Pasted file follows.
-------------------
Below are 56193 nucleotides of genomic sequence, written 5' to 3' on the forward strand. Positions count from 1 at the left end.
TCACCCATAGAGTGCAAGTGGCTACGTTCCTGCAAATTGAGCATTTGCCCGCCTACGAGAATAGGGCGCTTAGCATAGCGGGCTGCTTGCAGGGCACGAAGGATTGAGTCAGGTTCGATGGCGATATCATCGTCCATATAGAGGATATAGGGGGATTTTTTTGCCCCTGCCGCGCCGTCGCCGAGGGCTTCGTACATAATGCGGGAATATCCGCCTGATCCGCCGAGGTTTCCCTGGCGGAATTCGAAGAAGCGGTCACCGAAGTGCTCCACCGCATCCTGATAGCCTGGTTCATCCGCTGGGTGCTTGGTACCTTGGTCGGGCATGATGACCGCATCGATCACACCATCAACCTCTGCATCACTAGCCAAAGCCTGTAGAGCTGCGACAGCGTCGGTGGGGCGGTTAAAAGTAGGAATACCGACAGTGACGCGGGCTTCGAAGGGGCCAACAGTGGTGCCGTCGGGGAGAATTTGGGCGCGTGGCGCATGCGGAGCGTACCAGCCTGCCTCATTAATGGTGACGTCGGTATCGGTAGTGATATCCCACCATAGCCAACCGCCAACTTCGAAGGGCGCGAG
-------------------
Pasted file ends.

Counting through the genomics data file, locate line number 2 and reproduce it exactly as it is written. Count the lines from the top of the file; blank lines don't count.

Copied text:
TCACCCATAGAGTGCAAGTGGCTACGTTCCTGCAAATTGAGCATTTGCCCGCCTACGAGAATAGGGCGCTTAGCATAGCGGGCTGCTTGCAGGGCACGAAGGATTGAGTCAGGTTCGATGGCGATATCATCGTCCATATAGAGGATATAGGGGGATTTTTTTGCCCCTGCCGCGCCGTCGCCGAGGGCTTCGTACATAATGCGGGAATATCCGCCTGATCCGCCGAGGTTTCCCTGGCGGAATTCGAAGAAGCGGTCACCGAAGTGCTCCACCGCATCCTGATAGCCTGGTTCATCCGCTGGGTGCTTGGTACCTTGGTCGGGCATGATGACCGCATCGATCACACCATCAACCTCTGCATCACTAGCCAAAGCCTGTAGAGCTGCGACAGCGTCGGTGGGGCGGTTAAAAGTAGGAATACCGACAGTGACGCGGGCTTCGAAGGGGCCAACAGTGGTGCCGTCGGGGAGAATTTGGGCGCGTGGCGCATGCGGAGCGTACCAGCCTGCCTCATTAATGGTGACGTCGGTATCGGTAGTGATATCCCACCATAGCCAACCGCCAACTTCGAAGGGCGCGAG